Ghana’s fiscal deficit according to the June 2013 IMF Country Report No. 13/187 “rose to almost 12 percent of GDP—nearly twice the level anticipated in the revised budget” and triple that of 2011. The 2014 Africa Economic Outlook which is jointly published by AfDB, OECD, UNDP confirmed that, “Ghana’s public-debt performance indicates a rising trend from 25% of GDP in 2006, following debt relief under the HIPC initiative, to 48% of GDP in 2012, and further to 52% in 2013″. The total debt level in 2013 was 57% of GDP driven by continued wide budget deficit. In an attempt to close the deficit, the government increased tariffs making life quite unbearable for both low and middle income earning Ghanaians.
Ghana government has enjoyed increasing revenues from the extractives sector since 2010 because of the discovery of Oil and so it is a wonder that with increased revenues has come wider budget deficits. One main cause for the large fiscal deterioration was higher spending according to the IMF. Question is what did they spend on that did not reflect in the human development of the people? All of the above led to the Occupy flagstaff house demonstration.
Occupy Flagstaff House
July 1, 2014 marked the 54th republic day in Ghana. On this day democracy found expression through a social media orchestrated demonstration/protest aimed at registering citizens’ dissatisfaction with government’s management of the economy. The demonstration marked a new chapter in Ghana’s citizen participatory component of democracy. While demonstrations in general are not new in Ghana, a demonstration triggered by social media activism where mostly middle class folk from different political parties pour on to the streets definitely is.
Present among demonstrators were professors, managing directors, bankers, doctors, students etc. They numbered in the hundreds and withstood both the rain and police intimidation who came out full force riot gear and armored vehicles. Fortunately, the demonstrations were by and large peaceful. After circumventing a number of obstacles such as roadblocks placed in their path by police, demonstrators made their way to the seat of government where the Deputy Chief of Staff received their petition.
The final trigger that set off the occupy flagstaff house protest was the national disgrace suffered by citizens accompanying the Ghana Black Stars football team at the 2014 world cup. The Ghana Football Association (GFA) President was allegedly accused of participating in match fixing according to investigations by the Telegraph and Channel Four’s Dispatches programme. Not long after, two of Ghana’s star football players were suspended indefinitely—one for fighting with an official of the Ghana Football Association and the other for hurling foul language at the national coach—both of which were reported internationally because of the connection to the world cup. Then the national team decided to blackmail government by stipulating that they would boycott their crucial World Cup group game against Portugal if the government did not send them their appearance fees in Brazil—somewhere in the region of $3 million. The President of Ghana in response then authorized the release of this hefty sum of money to be delivered via a chartered jet to the players in Brazil. This also garnered negative international media attention for Ghana—much to the displeasure of most Ghanaians.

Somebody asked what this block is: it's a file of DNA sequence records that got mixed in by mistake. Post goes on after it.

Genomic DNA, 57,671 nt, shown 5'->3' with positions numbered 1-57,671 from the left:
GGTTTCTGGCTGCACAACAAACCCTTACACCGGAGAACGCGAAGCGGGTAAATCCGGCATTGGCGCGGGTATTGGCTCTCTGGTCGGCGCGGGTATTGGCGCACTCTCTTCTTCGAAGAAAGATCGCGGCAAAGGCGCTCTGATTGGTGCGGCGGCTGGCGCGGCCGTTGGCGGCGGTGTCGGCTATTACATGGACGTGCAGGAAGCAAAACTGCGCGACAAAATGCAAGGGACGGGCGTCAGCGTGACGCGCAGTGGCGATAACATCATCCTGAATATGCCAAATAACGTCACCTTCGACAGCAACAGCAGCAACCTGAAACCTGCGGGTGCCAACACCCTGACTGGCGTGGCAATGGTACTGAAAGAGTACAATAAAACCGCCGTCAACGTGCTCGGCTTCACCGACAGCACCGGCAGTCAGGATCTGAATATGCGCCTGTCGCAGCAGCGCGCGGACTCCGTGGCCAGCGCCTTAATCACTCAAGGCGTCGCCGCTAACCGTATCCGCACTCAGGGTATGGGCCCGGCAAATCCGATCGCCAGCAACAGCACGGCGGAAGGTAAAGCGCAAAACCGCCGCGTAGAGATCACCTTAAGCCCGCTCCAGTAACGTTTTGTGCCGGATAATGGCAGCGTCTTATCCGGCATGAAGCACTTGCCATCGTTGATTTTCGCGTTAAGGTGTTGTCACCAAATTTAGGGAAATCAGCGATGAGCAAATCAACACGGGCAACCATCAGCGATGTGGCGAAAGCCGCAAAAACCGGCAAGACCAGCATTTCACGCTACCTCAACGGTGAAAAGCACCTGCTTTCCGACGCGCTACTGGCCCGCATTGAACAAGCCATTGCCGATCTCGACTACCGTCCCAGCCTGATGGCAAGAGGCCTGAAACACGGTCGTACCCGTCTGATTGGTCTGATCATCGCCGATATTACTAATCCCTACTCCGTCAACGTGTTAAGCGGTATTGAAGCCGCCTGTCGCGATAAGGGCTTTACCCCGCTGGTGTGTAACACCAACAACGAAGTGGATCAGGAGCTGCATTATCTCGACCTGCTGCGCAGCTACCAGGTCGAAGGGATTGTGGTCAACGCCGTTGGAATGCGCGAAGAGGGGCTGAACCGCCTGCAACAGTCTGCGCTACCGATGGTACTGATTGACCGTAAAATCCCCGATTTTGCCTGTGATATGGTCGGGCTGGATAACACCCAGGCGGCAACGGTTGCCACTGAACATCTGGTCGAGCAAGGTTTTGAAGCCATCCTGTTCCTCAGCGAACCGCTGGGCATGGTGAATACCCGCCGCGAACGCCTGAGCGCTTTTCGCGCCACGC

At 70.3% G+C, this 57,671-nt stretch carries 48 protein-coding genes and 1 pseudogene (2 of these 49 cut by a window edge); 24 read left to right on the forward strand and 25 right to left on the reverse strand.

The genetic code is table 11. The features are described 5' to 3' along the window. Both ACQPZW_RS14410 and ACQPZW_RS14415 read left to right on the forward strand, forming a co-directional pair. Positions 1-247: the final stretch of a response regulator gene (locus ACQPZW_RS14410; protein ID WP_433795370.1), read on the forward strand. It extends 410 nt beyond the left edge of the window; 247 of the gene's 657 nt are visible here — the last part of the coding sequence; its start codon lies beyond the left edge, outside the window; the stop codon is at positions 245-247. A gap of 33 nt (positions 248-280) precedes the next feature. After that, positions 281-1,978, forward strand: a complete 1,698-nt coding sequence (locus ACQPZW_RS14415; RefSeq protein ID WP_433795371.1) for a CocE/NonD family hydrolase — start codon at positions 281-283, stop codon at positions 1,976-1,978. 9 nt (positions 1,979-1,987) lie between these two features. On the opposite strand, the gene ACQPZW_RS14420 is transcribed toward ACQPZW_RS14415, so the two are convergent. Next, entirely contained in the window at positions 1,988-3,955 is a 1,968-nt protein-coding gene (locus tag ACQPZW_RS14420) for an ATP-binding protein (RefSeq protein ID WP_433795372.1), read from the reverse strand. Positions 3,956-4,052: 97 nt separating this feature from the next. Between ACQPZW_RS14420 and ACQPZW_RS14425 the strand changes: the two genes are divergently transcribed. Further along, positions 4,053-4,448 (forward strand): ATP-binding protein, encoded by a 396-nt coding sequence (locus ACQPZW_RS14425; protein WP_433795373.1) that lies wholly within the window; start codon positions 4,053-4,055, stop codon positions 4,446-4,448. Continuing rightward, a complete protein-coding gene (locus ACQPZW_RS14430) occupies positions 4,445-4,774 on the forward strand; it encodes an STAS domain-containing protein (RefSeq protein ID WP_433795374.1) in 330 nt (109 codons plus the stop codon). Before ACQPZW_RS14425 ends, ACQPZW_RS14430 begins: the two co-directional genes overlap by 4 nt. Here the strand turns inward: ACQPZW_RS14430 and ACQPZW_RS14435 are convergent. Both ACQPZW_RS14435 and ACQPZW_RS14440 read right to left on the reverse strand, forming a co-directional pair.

One commentator commented thus:
Outrageously, Government was able to speedily mobilize 3.5 million dollars in less than twenty four hours, bundle the cash in bags, chatter a flight from Ghana to Brazil, hire 72 Military Police, 19 Municipal Guards, 26 Squadron Ground Force Military, 14 members of the Grupamento de Operacoes Especiais de Brasilia, One Aeronautical Policia (Air Force), 2 Highway Patrol Battalion and an Air Mobile Brasilia Group to send the $3.5 million through the streets of Brasilia to the players. Woow!!! Look at how brilliant and responsive the Managers of Ghana are!!!!!
What makes the action of government absurd was the fact that Ghana was and is still undergoing a financial crisis with a widening fiscal debt. Some salaries were unpaid, there was petrol shortage due to government’s so-called inability to pay Gh¢1.8 billion owed to Bulk Oil distribution Companies—a sum that has been accruing since 2011, and energy and utilities prices were at an all time high. How does government justify sending $3 million cash via a chartered jet to footballers while its main hospital the Korle Bu Teaching Hospital does not even have flowing water or stable electricity for its operation theaters?
Right about the same period, Moody’s Investors Service downgraded Ghana’s sovereign rating to B2. A consideration for the downgrade was Ghana’s deteriorating fiscal strength, as reflected in the rising debt level and worsening debt affordability amid persistently high fiscal deficits. Another consideration was the increase in Ghana’s vulnerability to shocks given its large debt-refinancing needs and wide external imbalances.
Current revenue mobilization model
Revenue mobilization has not been the strongest suit of any government administration that has had the opportunity to manage Ghana. Instead of coming up with homegrown sustainable solutions to local problems, they have often deferred to prescriptions from World Bank or IMF which historically have proven to be mostly unsustainable and ultimately detrimental to the public. The protests were due to what is in part perceived by citizens as the mismanagement of the economy which has led to high cost of living for even middle class Ghanaians. The question is why has government increased the cost of living by increasing fuel and electricity prices amongst a host of others—each with unfavorable knock-on effects within the economy? Answers can be gleaned from two reports.
The June 2013 IMF Country Report No. 13/187 reveal that the IMF considering the cash deficit of Ghana too high advised government to re-establish cost-recovery pricing of energy products. The government obeyed and in the first two quarters of 2013 alone, electricity tariffs were increased by 78.2%, water tariffs by 59.8%, corporate taxes increased by 5% and VAT by 2.5% according to the 2014 Africa Economic Outlook . The consequence for the citizenry is shouldering the burden of higher tariffs with salaries that have not been increased.